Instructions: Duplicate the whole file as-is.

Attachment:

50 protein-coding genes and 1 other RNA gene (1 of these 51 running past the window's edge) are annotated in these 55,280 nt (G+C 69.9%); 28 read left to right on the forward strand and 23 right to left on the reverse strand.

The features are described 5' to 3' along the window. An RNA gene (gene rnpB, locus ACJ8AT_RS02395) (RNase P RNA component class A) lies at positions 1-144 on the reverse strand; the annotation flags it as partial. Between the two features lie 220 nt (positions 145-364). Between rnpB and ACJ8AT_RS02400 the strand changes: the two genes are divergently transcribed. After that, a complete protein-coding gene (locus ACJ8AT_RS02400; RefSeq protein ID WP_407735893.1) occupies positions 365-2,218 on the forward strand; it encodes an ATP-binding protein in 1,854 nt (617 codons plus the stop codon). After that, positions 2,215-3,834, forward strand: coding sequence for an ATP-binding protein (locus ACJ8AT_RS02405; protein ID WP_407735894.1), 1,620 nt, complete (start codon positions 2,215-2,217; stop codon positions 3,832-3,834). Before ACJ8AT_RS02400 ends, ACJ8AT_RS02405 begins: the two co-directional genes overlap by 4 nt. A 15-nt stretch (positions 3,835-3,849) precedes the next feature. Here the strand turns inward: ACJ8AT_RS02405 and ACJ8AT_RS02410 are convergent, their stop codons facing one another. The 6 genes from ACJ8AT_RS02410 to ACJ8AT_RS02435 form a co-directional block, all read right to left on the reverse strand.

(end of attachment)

50 protein-coding genes and 1 other RNA gene (1 of these 51 running past the window's edge) are annotated in these 55,280 nt (G+C 69.9%); 28 read left to right on the forward strand and 23 right to left on the reverse strand.

The features are described 5' to 3' along the window. An RNA gene (gene rnpB, locus ACJ8AT_RS02395) (RNase P RNA component class A) lies at positions 1-144 on the reverse strand; the annotation flags it as partial. Between the two features lie 220 nt (positions 145-364). Between rnpB and ACJ8AT_RS02400 the strand changes: the two genes are divergently transcribed. After that, a complete protein-coding gene (locus ACJ8AT_RS02400; RefSeq protein ID WP_407735893.1) occupies positions 365-2,218 on the forward strand; it encodes an ATP-binding protein in 1,854 nt (617 codons plus the stop codon). After that, positions 2,215-3,834, forward strand: coding sequence for an ATP-binding protein (locus ACJ8AT_RS02405; protein ID WP_407735894.1), 1,620 nt, complete (start codon positions 2,215-2,217; stop codon positions 3,832-3,834). Before ACJ8AT_RS02400 ends, ACJ8AT_RS02405 begins: the two co-directional genes overlap by 4 nt. A 15-nt stretch (positions 3,835-3,849) precedes the next feature. Here the strand turns inward: ACJ8AT_RS02405 and ACJ8AT_RS02410 are convergent, their stop codons facing one another. The 6 genes from ACJ8AT_RS02410 to ACJ8AT_RS02435 form a co-directional block, all read right to left on the reverse strand.